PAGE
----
Measures to keep essential pipeline control room operators safe from COVID-19

CEPA member company control rooms are the brains of every pipeline system. That’s why, during the COVID-19 pandemic, pipeline companies are taking extraordinary measures to keep essential pipeline workers, like control room operators, and their families, safe from infection.

What are pipeline control rooms?

 

Each CEPA member has at least one control room. Busy, highly focused and fast-paced professional environments, these are sophisticated facilities where operators monitor pipelines 24/7. They use state-of-the-art computer systems (similar to air traffic control systems) to recognize and respond quickly to any unexplained changes to the flow or pressure in a pipeline. Within the control rooms, walls of carefully laid-out digital displays let everyone know what’s going on.

Control room operators are known to form tight-knit work groups. So, social distancing can be difficult.

This week, in recognition of North American Occupational Safety and Health (NAOSH) Week, we focus on measures the pipeline industry is taking to keep pipeline control room operators safe during the pandemic.

 

6 extra measures to prevent the spread of infection among pipeline control room workers

 

1. A different control room location for each shift

 

Because control rooms are the brains of pipeline operations, it’s critical to have back-up locations so energy can continue flowing in a crisis. During the COVID-19 pandemic, pipeline companies are using those back-up locations to separate workers on different shifts. So, each shift team works from a different location, which limits their contacts with other operators.

 

2. Changes to shift rotations

 

Control room operators usually work three 12-hour shifts and have two days off in between. That’s changed to limit the number of exposures during the pandemic. Operators now work five 12-hour shifts and have four days off in between.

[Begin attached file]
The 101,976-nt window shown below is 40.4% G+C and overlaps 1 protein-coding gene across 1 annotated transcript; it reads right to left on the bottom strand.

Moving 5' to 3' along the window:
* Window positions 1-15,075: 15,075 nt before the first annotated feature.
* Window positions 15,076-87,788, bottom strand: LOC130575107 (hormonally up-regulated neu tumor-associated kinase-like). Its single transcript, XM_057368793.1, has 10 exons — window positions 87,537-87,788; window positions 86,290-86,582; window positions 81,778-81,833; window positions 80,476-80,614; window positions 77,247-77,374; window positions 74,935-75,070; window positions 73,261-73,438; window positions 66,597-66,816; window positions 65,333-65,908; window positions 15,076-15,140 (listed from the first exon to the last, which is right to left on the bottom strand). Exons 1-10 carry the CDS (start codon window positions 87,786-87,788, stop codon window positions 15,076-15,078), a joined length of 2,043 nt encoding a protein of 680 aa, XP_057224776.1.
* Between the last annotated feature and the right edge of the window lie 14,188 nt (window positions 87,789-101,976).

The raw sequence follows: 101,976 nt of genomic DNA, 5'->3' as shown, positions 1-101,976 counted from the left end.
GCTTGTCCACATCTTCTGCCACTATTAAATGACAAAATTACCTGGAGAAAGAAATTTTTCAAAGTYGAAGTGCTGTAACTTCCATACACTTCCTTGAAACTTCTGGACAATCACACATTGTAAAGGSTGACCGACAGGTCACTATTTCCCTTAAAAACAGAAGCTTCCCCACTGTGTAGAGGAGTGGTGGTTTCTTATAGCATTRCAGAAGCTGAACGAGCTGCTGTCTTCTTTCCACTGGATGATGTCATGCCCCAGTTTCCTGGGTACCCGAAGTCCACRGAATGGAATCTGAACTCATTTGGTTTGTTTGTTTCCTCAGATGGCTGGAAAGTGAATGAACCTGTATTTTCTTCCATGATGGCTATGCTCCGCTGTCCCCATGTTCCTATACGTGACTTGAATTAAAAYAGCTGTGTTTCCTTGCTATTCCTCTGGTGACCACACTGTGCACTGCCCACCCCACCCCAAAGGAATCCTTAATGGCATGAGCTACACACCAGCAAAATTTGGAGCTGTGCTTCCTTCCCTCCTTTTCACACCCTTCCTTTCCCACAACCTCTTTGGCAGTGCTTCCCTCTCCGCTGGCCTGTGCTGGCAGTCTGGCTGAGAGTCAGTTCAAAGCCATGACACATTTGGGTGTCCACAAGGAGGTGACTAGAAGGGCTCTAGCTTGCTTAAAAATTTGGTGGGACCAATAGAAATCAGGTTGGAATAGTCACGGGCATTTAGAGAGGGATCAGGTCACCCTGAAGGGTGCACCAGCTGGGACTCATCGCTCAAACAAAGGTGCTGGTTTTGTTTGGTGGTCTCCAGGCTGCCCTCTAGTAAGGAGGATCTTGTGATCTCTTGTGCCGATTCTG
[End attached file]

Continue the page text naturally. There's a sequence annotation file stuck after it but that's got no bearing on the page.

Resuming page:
3. Rigorous sanitizing

 

After every shift, a cleaning crew moves into the control room to sanitize every surface… down to every single pen, coffee pot, doorknob, drawer handle, light switch… even the adjustment levers for chairs. They thoroughly clean anything control operators are likely to touch.

 

4. Ultraviolet (UVC) lights

 

In addition to cleaning, some companies use UVC lights which can disinfect surfaces in the control rooms once they’re vacated. So, after controllers leave the shift and the cleaners finish up, these special lights can further sanitize the entire space.

 

5. Relocating consoles

 

Some pipeline companies are taking the extra step of relocating work consoles to meeting rooms outside the actual control room. This allows operators to work independently in that space while on shift, but they can still view the large screens in the centre. Intercoms in every room allow for continuous communication. If a technical problem requires an outside technician to be in the area, that person works separately in a partitioned ‘isolation bubble’.

 

6. Pandemic protocols for operators

 

Control room operators have agreed to a range of protocols, including self-isolating at home with their families when at home from work. They receive groceries and other food deliveries with no face-to-face contact. Protocols include wearing freshly laundered clothing for every shift, and a final level of cleaning to their equipment when they arrive at their workstations.

 

CEPA members all stress the importance of helping teams understand why some measures are necessary – especially those that reach outside the workplace. Even if one person fails to follow the protocols, he or she can compromise the whole team. And some operators have the added challenge of persuading family members to follow the same protocols.

The result is worth the effort. Operators can safely go home to their families And, we can all continue having reliable energy supply to keep us safe.

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